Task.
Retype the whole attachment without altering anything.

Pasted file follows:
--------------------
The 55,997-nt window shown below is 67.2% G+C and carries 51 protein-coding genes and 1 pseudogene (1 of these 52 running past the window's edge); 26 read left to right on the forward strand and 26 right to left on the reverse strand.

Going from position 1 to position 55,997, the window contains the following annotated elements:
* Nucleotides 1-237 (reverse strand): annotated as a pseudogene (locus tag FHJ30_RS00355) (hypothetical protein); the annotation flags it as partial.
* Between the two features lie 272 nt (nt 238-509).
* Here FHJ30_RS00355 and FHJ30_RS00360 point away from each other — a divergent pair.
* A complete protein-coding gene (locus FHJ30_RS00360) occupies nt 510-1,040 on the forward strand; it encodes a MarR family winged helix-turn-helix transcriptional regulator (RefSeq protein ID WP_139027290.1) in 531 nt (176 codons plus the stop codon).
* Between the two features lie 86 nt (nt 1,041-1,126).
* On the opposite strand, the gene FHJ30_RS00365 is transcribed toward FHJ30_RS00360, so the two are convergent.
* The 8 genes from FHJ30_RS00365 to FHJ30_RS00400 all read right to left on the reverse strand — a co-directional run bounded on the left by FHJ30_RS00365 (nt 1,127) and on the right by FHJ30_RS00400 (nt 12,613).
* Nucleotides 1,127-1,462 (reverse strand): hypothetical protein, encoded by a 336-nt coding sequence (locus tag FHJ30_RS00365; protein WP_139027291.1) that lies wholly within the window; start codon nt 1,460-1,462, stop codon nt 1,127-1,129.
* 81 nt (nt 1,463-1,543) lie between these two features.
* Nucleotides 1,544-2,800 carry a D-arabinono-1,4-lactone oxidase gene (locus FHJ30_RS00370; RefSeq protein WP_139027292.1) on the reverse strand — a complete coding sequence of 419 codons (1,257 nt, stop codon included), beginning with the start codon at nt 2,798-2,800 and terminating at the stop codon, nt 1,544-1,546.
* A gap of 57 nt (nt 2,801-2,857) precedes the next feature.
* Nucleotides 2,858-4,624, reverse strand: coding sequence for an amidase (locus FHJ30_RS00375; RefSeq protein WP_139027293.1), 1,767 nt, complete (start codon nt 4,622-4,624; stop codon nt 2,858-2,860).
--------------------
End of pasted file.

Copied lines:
The 55,997-nt window shown below is 67.2% G+C and carries 51 protein-coding genes and 1 pseudogene (1 of these 52 running past the window's edge); 26 read left to right on the forward strand and 26 right to left on the reverse strand.

Going from position 1 to position 55,997, the window contains the following annotated elements:
* Nucleotides 1-237 (reverse strand): annotated as a pseudogene (locus tag FHJ30_RS00355) (hypothetical protein); the annotation flags it as partial.
* Between the two features lie 272 nt (nt 238-509).
* Here FHJ30_RS00355 and FHJ30_RS00360 point away from each other — a divergent pair.
* A complete protein-coding gene (locus FHJ30_RS00360) occupies nt 510-1,040 on the forward strand; it encodes a MarR family winged helix-turn-helix transcriptional regulator (RefSeq protein ID WP_139027290.1) in 531 nt (176 codons plus the stop codon).
* Between the two features lie 86 nt (nt 1,041-1,126).
* On the opposite strand, the gene FHJ30_RS00365 is transcribed toward FHJ30_RS00360, so the two are convergent.
* The 8 genes from FHJ30_RS00365 to FHJ30_RS00400 all read right to left on the reverse strand — a co-directional run bounded on the left by FHJ30_RS00365 (nt 1,127) and on the right by FHJ30_RS00400 (nt 12,613).
* Nucleotides 1,127-1,462 (reverse strand): hypothetical protein, encoded by a 336-nt coding sequence (locus tag FHJ30_RS00365; protein WP_139027291.1) that lies wholly within the window; start codon nt 1,460-1,462, stop codon nt 1,127-1,129.
* 81 nt (nt 1,463-1,543) lie between these two features.
* Nucleotides 1,544-2,800 carry a D-arabinono-1,4-lactone oxidase gene (locus FHJ30_RS00370; RefSeq protein WP_139027292.1) on the reverse strand — a complete coding sequence of 419 codons (1,257 nt, stop codon included), beginning with the start codon at nt 2,798-2,800 and terminating at the stop codon, nt 1,544-1,546.
* A gap of 57 nt (nt 2,801-2,857) precedes the next feature.
* Nucleotides 2,858-4,624, reverse strand: coding sequence for an amidase (locus FHJ30_RS00375; RefSeq protein WP_139027293.1), 1,767 nt, complete (start codon nt 4,622-4,624; stop codon nt 2,858-2,860).